What do the 4C’s, functional building blocks and Cisco’s S.O.C.I.A.L approach all have in common that would see them all appear in a single blog? Answering this question from the perspective of each being separate entities my answer would be not a great deal except that they all relate to the use of social media in the business arena. The 4C’s and functional building blocks allow business to develop a better understanding of Social Medias role in business operations, a strategy for engaging with social media, and applying it to both internal and external users. And Cisco’s S.O.C.I.A.L approach demonstrates how these can be successfully utilised in business.
To paraphrase Cook from his 2008 book Enterprise 2.0. ‘How Social Software Will Change The Future Of Work’ the 4C’s include communication, these are the platforms that allow people to converse either video, voice, text, or image. Cooperation refers to the software that allows the sharing of content. Collaboration refers to the tools that allow people to work together to achieve goals. And finally connection which refers to the technologies that create the connections which makes this possible. At the functional level Cook classifies these as communications as including platform like Blogs, Instant Messaging, and social forums. Cooperation included social searching, cataloguing, bookmarking, and media sharing. Cook classified wikis and human based computations as collaboration, while connection includes mashups, syndication, social networking, and tagging.
Kietzmann, Hermkens, McCarthy, and Silvestre Describes the functional building blocks of social Media as including presence, sharing, relationships, identity, conversations, reputation, and groups in their article ‘Social Media? Get Serious! Understanding the functional building blocks of social media. These functionalities of social media refer to how much a user might reveal about themselves, or know about others within their networks, the security settings of their personal information, how much they communicate, how well informed they are of the availability of others, and how well networks form communities and groups. Each of the functionalities have implications for users. These implications include the need for balancing security settings with promotion, group membership rules and protocols, monitoring reputation, managing relationships, managing content, and the realities of your participation within the social media domain.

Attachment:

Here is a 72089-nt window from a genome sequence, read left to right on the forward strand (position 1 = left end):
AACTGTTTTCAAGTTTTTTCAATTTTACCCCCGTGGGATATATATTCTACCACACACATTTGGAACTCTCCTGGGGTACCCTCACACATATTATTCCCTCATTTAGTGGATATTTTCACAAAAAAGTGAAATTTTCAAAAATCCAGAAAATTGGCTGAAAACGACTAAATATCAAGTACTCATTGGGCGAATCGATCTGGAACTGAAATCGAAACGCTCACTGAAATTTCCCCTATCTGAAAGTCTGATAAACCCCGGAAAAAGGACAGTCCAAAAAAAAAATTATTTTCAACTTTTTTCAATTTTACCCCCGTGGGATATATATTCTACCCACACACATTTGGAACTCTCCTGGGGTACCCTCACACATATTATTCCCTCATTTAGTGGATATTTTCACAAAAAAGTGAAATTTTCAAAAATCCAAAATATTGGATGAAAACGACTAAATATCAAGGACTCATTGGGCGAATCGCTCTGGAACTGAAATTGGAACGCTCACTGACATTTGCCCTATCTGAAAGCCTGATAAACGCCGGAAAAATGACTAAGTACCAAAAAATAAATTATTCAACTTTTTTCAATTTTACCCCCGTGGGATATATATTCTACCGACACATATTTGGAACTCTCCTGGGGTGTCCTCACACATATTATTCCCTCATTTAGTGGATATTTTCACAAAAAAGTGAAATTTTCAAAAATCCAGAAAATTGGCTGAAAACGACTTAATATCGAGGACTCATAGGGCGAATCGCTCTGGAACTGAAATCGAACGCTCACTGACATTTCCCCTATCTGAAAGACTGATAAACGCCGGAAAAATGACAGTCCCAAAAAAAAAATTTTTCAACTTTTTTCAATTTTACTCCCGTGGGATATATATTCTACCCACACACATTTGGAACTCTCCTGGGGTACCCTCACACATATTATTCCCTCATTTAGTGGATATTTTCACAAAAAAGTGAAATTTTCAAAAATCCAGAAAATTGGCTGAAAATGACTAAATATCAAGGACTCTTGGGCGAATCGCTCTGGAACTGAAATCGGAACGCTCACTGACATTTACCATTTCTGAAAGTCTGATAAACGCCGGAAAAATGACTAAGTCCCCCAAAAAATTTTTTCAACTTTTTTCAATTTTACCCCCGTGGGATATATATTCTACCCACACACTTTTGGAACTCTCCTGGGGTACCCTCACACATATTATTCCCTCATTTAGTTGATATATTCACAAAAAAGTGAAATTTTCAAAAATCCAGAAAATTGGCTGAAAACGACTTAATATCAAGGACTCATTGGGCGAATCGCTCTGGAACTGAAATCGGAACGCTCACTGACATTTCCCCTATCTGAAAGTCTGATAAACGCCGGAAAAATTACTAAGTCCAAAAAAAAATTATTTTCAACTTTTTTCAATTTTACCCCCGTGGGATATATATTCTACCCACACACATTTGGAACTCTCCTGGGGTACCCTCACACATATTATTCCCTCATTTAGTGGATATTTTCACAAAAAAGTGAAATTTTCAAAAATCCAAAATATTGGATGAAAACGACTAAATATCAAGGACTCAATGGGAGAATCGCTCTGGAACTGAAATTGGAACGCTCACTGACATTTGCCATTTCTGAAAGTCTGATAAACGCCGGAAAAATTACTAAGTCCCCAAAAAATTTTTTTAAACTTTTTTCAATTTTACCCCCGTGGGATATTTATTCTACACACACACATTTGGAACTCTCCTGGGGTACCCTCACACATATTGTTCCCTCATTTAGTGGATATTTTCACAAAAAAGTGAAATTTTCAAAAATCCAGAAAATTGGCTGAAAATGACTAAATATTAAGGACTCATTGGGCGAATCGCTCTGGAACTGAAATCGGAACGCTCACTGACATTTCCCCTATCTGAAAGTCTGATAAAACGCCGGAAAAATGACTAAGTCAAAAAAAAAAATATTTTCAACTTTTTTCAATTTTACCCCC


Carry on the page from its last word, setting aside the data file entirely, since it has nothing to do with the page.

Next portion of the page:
As a developer of networking equipment Cisco also developed a strategy for managing its employee’s use of social media in the workplace. The S.O.C.I.A.L approach (an acronym for the elements of their philosophy, scalable, open, consistent, intuitive, active, and limitless). As the companies philosophical framework it is supported by what Cisco refers to as their five pillars, Enablement, Intelligence, Engagement, Measurement and Advocacy. Employees are trained around this guiding their social media presence. Cisco does not try to stop employee’s using their personal social media in company time, preferring to trust and recognise the importance for employee’s to develop genuine trust relationships with clients. Only possible through genuine positive relationships between company and employee which requires a culture that is open and accepting of errors. It is a philosophy far removed from the tight company controls that have prevailed in the past, which is a most fortunate improvement for all concerned.